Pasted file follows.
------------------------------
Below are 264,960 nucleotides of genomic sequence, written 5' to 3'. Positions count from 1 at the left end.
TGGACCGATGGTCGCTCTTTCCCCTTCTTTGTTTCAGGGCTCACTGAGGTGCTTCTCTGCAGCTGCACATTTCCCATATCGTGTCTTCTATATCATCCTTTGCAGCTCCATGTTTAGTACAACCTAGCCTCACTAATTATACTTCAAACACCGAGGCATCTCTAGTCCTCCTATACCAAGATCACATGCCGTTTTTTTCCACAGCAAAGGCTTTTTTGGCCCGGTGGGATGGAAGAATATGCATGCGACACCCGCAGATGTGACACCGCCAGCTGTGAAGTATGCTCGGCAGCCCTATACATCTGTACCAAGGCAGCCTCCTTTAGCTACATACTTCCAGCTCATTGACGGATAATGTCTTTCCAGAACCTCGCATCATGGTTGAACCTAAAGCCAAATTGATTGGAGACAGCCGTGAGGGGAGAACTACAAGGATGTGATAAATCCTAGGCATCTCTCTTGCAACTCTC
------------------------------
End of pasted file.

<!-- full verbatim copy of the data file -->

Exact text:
Below are 264,960 nucleotides of genomic sequence, written 5' to 3'. Positions count from 1 at the left end.
TGGACCGATGGTCGCTCTTTCCCCTTCTTTGTTTCAGGGCTCACTGAGGTGCTTCTCTGCAGCTGCACATTTCCCATATCGTGTCTTCTATATCATCCTTTGCAGCTCCATGTTTAGTACAACCTAGCCTCACTAATTATACTTCAAACACCGAGGCATCTCTAGTCCTCCTATACCAAGATCACATGCCGTTTTTTTCCACAGCAAAGGCTTTTTTGGCCCGGTGGGATGGAAGAATATGCATGCGACACCCGCAGATGTGACACCGCCAGCTGTGAAGTATGCTCGGCAGCCCTATACATCTGTACCAAGGCAGCCTCCTTTAGCTACATACTTCCAGCTCATTGACGGATAATGTCTTTCCAGAACCTCGCATCATGGTTGAACCTAAAGCCAAATTGATTGGAGACAGCCGTGAGGGGAGAACTACAAGGATGTGATAAATCCTAGGCATCTCTCTTGCAACTCTC